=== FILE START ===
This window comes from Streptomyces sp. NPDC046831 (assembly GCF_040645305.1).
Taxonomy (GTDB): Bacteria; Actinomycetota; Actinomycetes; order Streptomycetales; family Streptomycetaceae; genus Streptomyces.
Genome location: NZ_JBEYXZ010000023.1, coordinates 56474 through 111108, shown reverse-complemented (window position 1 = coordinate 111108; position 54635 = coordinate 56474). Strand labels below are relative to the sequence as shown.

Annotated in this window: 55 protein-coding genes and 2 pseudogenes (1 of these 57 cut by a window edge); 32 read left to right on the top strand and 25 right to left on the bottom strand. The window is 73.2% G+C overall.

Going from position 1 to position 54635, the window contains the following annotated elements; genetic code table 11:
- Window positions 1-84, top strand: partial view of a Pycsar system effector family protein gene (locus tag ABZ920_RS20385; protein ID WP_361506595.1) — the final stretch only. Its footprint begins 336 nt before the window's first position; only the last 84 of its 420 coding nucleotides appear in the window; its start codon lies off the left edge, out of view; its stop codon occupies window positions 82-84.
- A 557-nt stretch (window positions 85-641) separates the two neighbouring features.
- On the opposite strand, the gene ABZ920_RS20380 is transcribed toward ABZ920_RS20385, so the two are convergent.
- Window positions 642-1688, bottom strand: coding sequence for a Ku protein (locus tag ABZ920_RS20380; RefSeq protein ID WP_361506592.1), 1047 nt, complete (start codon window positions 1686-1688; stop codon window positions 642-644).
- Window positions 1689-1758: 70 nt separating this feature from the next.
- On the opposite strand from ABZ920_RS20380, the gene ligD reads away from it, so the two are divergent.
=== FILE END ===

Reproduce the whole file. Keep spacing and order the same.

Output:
This window comes from Streptomyces sp. NPDC046831 (assembly GCF_040645305.1).
Taxonomy (GTDB): Bacteria; Actinomycetota; Actinomycetes; order Streptomycetales; family Streptomycetaceae; genus Streptomyces.
Genome location: NZ_JBEYXZ010000023.1, coordinates 56474 through 111108, shown reverse-complemented (window position 1 = coordinate 111108; position 54635 = coordinate 56474). Strand labels below are relative to the sequence as shown.

Annotated in this window: 55 protein-coding genes and 2 pseudogenes (1 of these 57 cut by a window edge); 32 read left to right on the top strand and 25 right to left on the bottom strand. The window is 73.2% G+C overall.

Going from position 1 to position 54635, the window contains the following annotated elements; genetic code table 11:
- Window positions 1-84, top strand: partial view of a Pycsar system effector family protein gene (locus tag ABZ920_RS20385; protein ID WP_361506595.1) — the final stretch only. Its footprint begins 336 nt before the window's first position; only the last 84 of its 420 coding nucleotides appear in the window; its start codon lies off the left edge, out of view; its stop codon occupies window positions 82-84.
- A 557-nt stretch (window positions 85-641) separates the two neighbouring features.
- On the opposite strand, the gene ABZ920_RS20380 is transcribed toward ABZ920_RS20385, so the two are convergent.
- Window positions 642-1688, bottom strand: coding sequence for a Ku protein (locus tag ABZ920_RS20380; RefSeq protein ID WP_361506592.1), 1047 nt, complete (start codon window positions 1686-1688; stop codon window positions 642-644).
- Window positions 1689-1758: 70 nt separating this feature from the next.
- On the opposite strand from ABZ920_RS20380, the gene ligD reads away from it, so the two are divergent.